– Determines potential for
     repair
• Stages (Cahill & Berg)
   – I: x-ray +, bone scan –
   – II: x-ray +, bone scan +
   – III: bone scan + with
     increased uptake of entire
     femoral condyle
   – IV: increased uptake in
     ipsilateral tibial plateau
     (suggests increase stress
     transfer across joint)
        Osteochondritis Dissecans of the Knee
                        MRI
• Visualizes loose bodies,
  degree of displacement of
  lesion
• More sensitive than plain
  films
   – Better correlation with
     arthroscopic findings
• Distinguishes grade II vs.
  grade III lesions
         Osteochondritis Dissecans of the Knee
       Treatment: Juvenile Form (open growth plates)

• Goal: To obtain healing of the
  lesion before physeal closure
• Nondisplaced lesions
  generally heal with
  conservative management
   – Protected weightbearing to an
     activity level where knee is
     asymptomatic
   – Cessation of sports activities
   – Casting/bracing usually not
     necessary
       Osteochondritis Dissecans of the Knee
      Treatment: Juvenile Form (open growth plates)

• Displaced lesions generally require surgical
  intervention
  – Occurred in 34% of lesions in one series (Cahill)
• Excise fragment if in nonweightbearing zone
• Reduce and fix lesion if large and in weightbearing
  zone
  – Goal: Restore congruity of joint surface
        Osteochondritis Dissecans of the Knee
       Treatment: Adult Form (Closed growth plates)

• Lesions rarely heal with nonoperative treatment
• Progression may lead to secondary degenerative
  arthritis
• Surgical Goals
  –   Restore congruity of joint surface
  –   Enhance blood supply to fragment
  –   Rigidly fix unstable fragments
  –   Early motion with protected weightbearing
      Osteochondritis Dissecans of the Knee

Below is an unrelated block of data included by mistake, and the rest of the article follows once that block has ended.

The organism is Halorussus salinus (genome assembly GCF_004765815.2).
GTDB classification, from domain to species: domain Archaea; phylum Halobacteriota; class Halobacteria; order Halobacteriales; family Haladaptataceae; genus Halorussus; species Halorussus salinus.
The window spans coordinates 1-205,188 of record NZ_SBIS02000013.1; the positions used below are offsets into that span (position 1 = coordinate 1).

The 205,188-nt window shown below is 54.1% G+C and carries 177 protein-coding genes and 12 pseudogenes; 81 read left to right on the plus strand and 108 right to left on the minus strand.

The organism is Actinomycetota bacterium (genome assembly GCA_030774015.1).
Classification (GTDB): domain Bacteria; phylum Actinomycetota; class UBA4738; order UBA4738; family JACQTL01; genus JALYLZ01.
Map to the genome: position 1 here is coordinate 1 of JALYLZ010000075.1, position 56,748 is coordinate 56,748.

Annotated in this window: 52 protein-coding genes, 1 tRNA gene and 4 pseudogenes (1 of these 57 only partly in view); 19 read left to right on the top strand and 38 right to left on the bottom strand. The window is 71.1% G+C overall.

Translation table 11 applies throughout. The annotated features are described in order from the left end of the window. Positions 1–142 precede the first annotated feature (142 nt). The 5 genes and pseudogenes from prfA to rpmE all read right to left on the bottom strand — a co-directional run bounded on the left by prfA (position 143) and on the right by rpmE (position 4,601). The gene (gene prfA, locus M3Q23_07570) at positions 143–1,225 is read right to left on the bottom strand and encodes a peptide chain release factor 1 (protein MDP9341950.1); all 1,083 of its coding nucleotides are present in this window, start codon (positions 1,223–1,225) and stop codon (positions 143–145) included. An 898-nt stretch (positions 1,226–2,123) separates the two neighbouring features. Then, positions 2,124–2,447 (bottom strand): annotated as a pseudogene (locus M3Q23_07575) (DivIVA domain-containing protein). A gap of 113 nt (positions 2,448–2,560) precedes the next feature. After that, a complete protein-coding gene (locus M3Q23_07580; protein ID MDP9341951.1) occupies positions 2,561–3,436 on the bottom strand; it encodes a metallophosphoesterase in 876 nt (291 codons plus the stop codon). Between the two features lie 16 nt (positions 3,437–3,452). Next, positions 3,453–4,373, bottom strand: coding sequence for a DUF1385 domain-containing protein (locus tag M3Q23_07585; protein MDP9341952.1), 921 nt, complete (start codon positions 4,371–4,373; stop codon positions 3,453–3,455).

Treatment: Adult Form (Closed growth plates)

• Surgical Options
  – Drilling
  – Arthroscopic or open
    reduction and fixation
    (+/- bone graft)
  – Reconstruction with
    allograft or ACI
          Osteochondritis Dissecans of the Knee
               Surgical Treatment: Adult Form
• Articular surface intact (nondisplaced lesion)
   – Retrograde drilling under arthroscopic guidance
        • Stimulates vascular response/promotes healing
• Articular surface disrupted (displaced fragment)
   –   Drill/curettage base of lesion
   –   Replace fragment in crater
   –   Fix fragment as anatomic as possible
   –   Add bone graft if necessary to restore articular congruity
      Osteochondritis Dissecans of the Knee
          Surgical Treatment: Adult Form

• Excision of fragment
  – Reserved for smaller fragments or lesions that cannot
    be reconstructed
• Newer techniques of reconstruction
  – Osteochondral allografts
  – Autogenous osteochondral grafts
  – Autologous cartilage implantation (Carticel)
Osteochondritis Dissecans of the Knee
        Video Case Presentation
        Osteochondritis Dissecans of the Knee
                            Summary

• Juvenile and adult OCD lesions are frequently encountered by
  orthopaedic surgeons
   – Knee most common site involved
• Lesion is most commonly encountered in an athletically
  active young male
• Pathology is thought to be due to repetitive stress injury to
  subchondral bone
• 50% of juvenile OCD cases will respond to conservative
  management
• Goals of surgical management are to restore normal joint
  congruity and promote healing of the lesion

				
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posted:5/7/2011